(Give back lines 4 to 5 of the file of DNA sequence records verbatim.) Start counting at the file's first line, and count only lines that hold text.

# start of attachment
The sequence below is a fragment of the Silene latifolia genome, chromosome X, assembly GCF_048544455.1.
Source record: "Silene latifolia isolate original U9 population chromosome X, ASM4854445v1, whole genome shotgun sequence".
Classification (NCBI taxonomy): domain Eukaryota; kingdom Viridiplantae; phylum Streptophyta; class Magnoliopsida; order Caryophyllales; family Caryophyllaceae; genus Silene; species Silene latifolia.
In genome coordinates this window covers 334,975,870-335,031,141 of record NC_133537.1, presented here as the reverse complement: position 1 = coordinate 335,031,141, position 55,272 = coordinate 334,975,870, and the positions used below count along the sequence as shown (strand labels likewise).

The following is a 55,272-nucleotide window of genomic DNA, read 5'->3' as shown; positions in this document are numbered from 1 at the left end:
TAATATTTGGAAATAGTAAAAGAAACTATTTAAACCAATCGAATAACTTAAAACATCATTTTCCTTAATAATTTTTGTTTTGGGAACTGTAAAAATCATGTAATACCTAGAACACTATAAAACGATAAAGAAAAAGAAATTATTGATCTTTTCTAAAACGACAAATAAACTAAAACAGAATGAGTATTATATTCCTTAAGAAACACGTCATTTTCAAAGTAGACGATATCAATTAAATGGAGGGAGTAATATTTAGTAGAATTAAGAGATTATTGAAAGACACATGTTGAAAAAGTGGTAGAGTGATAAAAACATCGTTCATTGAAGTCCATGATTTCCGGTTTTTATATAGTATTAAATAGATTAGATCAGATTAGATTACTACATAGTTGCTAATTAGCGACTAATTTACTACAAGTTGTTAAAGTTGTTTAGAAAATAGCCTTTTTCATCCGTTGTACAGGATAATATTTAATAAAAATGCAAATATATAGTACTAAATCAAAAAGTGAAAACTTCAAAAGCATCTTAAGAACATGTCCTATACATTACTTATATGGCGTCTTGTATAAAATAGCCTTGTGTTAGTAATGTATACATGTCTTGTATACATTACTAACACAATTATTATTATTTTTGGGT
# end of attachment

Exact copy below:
In genome coordinates this window covers 334,975,870-335,031,141 of record NC_133537.1, presented here as the reverse complement: position 1 = coordinate 335,031,141, position 55,272 = coordinate 334,975,870, and the positions used below count along the sequence as shown (strand labels likewise).

The following is a 55,272-nucleotide window of genomic DNA, read 5'->3' as shown; positions in this document are numbered from 1 at the left end: